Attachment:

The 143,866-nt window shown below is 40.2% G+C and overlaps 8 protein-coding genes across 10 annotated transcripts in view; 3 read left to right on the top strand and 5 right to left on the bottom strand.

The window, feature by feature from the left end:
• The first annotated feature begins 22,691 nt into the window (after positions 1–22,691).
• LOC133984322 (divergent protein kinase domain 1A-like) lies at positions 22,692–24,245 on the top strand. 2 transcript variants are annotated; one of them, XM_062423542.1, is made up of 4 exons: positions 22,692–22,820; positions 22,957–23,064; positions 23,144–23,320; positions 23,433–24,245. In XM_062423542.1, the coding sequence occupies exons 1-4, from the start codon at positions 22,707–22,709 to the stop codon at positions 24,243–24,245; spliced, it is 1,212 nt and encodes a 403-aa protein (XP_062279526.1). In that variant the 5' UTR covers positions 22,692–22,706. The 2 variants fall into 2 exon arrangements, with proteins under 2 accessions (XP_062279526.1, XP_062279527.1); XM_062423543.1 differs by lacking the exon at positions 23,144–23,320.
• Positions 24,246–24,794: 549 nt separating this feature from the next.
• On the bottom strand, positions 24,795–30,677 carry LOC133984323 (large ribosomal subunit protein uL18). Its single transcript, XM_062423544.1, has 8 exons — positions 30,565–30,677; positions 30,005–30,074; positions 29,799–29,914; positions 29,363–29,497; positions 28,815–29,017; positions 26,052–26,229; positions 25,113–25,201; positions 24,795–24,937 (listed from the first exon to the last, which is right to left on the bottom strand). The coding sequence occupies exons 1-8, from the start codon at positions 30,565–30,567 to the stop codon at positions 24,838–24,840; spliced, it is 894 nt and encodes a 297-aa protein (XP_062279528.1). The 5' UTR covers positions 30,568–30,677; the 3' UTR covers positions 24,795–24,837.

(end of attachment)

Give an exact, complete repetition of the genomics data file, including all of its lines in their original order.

The 143,866-nt window shown below is 40.2% G+C and overlaps 8 protein-coding genes across 10 annotated transcripts in view; 3 read left to right on the top strand and 5 right to left on the bottom strand.

The window, feature by feature from the left end:
• The first annotated feature begins 22,691 nt into the window (after positions 1–22,691).
• LOC133984322 (divergent protein kinase domain 1A-like) lies at positions 22,692–24,245 on the top strand. 2 transcript variants are annotated; one of them, XM_062423542.1, is made up of 4 exons: positions 22,692–22,820; positions 22,957–23,064; positions 23,144–23,320; positions 23,433–24,245. In XM_062423542.1, the coding sequence occupies exons 1-4, from the start codon at positions 22,707–22,709 to the stop codon at positions 24,243–24,245; spliced, it is 1,212 nt and encodes a 403-aa protein (XP_062279526.1). In that variant the 5' UTR covers positions 22,692–22,706. The 2 variants fall into 2 exon arrangements, with proteins under 2 accessions (XP_062279526.1, XP_062279527.1); XM_062423543.1 differs by lacking the exon at positions 23,144–23,320.
• Positions 24,246–24,794: 549 nt separating this feature from the next.
• On the bottom strand, positions 24,795–30,677 carry LOC133984323 (large ribosomal subunit protein uL18). Its single transcript, XM_062423544.1, has 8 exons — positions 30,565–30,677; positions 30,005–30,074; positions 29,799–29,914; positions 29,363–29,497; positions 28,815–29,017; positions 26,052–26,229; positions 25,113–25,201; positions 24,795–24,937 (listed from the first exon to the last, which is right to left on the bottom strand). The coding sequence occupies exons 1-8, from the start codon at positions 30,565–30,567 to the stop codon at positions 24,838–24,840; spliced, it is 894 nt and encodes a 297-aa protein (XP_062279528.1). The 5' UTR covers positions 30,568–30,677; the 3' UTR covers positions 24,795–24,837.